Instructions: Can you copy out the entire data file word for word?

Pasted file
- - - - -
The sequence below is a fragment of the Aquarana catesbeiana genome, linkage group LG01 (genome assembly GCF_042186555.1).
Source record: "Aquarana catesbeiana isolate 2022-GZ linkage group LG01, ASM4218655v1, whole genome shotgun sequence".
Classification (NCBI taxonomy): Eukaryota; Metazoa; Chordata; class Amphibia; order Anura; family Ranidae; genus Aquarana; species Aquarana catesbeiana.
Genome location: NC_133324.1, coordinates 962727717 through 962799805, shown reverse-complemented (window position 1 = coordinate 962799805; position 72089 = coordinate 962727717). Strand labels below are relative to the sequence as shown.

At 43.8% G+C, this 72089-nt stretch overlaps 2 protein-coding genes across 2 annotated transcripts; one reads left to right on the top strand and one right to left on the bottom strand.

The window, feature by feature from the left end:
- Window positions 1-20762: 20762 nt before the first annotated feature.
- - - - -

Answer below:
The sequence below is a fragment of the Aquarana catesbeiana genome, linkage group LG01 (genome assembly GCF_042186555.1).
Source record: "Aquarana catesbeiana isolate 2022-GZ linkage group LG01, ASM4218655v1, whole genome shotgun sequence".
Classification (NCBI taxonomy): Eukaryota; Metazoa; Chordata; class Amphibia; order Anura; family Ranidae; genus Aquarana; species Aquarana catesbeiana.
Genome location: NC_133324.1, coordinates 962727717 through 962799805, shown reverse-complemented (window position 1 = coordinate 962799805; position 72089 = coordinate 962727717). Strand labels below are relative to the sequence as shown.

At 43.8% G+C, this 72089-nt stretch overlaps 2 protein-coding genes across 2 annotated transcripts; one reads left to right on the top strand and one right to left on the bottom strand.

The window, feature by feature from the left end:
- Window positions 1-20762: 20762 nt before the first annotated feature.